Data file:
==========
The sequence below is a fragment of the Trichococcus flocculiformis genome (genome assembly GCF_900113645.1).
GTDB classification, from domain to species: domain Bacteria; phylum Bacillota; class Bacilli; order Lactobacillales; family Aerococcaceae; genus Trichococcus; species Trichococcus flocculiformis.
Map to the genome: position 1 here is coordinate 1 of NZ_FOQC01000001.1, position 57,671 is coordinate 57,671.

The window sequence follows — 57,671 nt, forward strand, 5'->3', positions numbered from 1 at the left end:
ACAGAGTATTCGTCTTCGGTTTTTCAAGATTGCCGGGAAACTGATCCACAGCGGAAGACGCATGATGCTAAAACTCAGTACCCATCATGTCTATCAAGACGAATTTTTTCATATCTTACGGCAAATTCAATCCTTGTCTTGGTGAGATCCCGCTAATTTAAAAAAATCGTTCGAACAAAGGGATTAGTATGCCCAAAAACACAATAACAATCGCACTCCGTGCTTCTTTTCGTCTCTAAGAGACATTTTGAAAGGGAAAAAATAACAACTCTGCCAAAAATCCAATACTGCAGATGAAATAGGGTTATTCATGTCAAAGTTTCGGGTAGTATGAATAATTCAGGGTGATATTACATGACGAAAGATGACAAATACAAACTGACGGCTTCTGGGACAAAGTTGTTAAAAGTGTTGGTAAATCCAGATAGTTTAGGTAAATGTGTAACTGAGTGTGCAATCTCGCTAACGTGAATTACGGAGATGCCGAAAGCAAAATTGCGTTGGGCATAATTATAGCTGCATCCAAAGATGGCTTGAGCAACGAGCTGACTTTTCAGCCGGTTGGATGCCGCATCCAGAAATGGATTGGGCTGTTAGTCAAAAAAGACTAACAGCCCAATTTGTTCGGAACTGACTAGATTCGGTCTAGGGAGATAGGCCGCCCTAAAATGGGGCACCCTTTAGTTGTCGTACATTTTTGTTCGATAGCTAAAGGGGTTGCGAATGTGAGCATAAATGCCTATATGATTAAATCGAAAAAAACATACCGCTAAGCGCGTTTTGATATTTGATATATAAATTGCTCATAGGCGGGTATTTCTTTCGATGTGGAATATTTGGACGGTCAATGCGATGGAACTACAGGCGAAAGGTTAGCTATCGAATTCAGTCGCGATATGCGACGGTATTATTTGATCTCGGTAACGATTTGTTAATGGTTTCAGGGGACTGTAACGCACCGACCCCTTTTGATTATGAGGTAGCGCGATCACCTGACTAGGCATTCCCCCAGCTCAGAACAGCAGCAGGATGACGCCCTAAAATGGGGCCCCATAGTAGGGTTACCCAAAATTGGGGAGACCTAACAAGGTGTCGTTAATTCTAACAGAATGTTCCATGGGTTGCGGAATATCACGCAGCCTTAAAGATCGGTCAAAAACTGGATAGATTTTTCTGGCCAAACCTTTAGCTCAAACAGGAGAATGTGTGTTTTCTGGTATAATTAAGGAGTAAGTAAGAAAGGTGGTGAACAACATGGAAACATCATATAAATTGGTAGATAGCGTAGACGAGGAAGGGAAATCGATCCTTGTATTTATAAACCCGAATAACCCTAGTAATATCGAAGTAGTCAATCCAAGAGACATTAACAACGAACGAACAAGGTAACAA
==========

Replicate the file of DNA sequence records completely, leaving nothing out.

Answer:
The sequence below is a fragment of the Trichococcus flocculiformis genome (genome assembly GCF_900113645.1).
GTDB classification, from domain to species: domain Bacteria; phylum Bacillota; class Bacilli; order Lactobacillales; family Aerococcaceae; genus Trichococcus; species Trichococcus flocculiformis.
Map to the genome: position 1 here is coordinate 1 of NZ_FOQC01000001.1, position 57,671 is coordinate 57,671.

The window sequence follows — 57,671 nt, forward strand, 5'->3', positions numbered from 1 at the left end:
ACAGAGTATTCGTCTTCGGTTTTTCAAGATTGCCGGGAAACTGATCCACAGCGGAAGACGCATGATGCTAAAACTCAGTACCCATCATGTCTATCAAGACGAATTTTTTCATATCTTACGGCAAATTCAATCCTTGTCTTGGTGAGATCCCGCTAATTTAAAAAAATCGTTCGAACAAAGGGATTAGTATGCCCAAAAACACAATAACAATCGCACTCCGTGCTTCTTTTCGTCTCTAAGAGACATTTTGAAAGGGAAAAAATAACAACTCTGCCAAAAATCCAATACTGCAGATGAAATAGGGTTATTCATGTCAAAGTTTCGGGTAGTATGAATAATTCAGGGTGATATTACATGACGAAAGATGACAAATACAAACTGACGGCTTCTGGGACAAAGTTGTTAAAAGTGTTGGTAAATCCAGATAGTTTAGGTAAATGTGTAACTGAGTGTGCAATCTCGCTAACGTGAATTACGGAGATGCCGAAAGCAAAATTGCGTTGGGCATAATTATAGCTGCATCCAAAGATGGCTTGAGCAACGAGCTGACTTTTCAGCCGGTTGGATGCCGCATCCAGAAATGGATTGGGCTGTTAGTCAAAAAAGACTAACAGCCCAATTTGTTCGGAACTGACTAGATTCGGTCTAGGGAGATAGGCCGCCCTAAAATGGGGCACCCTTTAGTTGTCGTACATTTTTGTTCGATAGCTAAAGGGGTTGCGAATGTGAGCATAAATGCCTATATGATTAAATCGAAAAAAACATACCGCTAAGCGCGTTTTGATATTTGATATATAAATTGCTCATAGGCGGGTATTTCTTTCGATGTGGAATATTTGGACGGTCAATGCGATGGAACTACAGGCGAAAGGTTAGCTATCGAATTCAGTCGCGATATGCGACGGTATTATTTGATCTCGGTAACGATTTGTTAATGGTTTCAGGGGACTGTAACGCACCGACCCCTTTTGATTATGAGGTAGCGCGATCACCTGACTAGGCATTCCCCCAGCTCAGAACAGCAGCAGGATGACGCCCTAAAATGGGGCCCCATAGTAGGGTTACCCAAAATTGGGGAGACCTAACAAGGTGTCGTTAATTCTAACAGAATGTTCCATGGGTTGCGGAATATCACGCAGCCTTAAAGATCGGTCAAAAACTGGATAGATTTTTCTGGCCAAACCTTTAGCTCAAACAGGAGAATGTGTGTTTTCTGGTATAATTAAGGAGTAAGTAAGAAAGGTGGTGAACAACATGGAAACATCATATAAATTGGTAGATAGCGTAGACGAGGAAGGGAAATCGATCCTTGTATTTATAAACCCGAATAACCCTAGTAATATCGAAGTAGTCAATCCAAGAGACATTAACAACGAACGAACAAGGTAACAA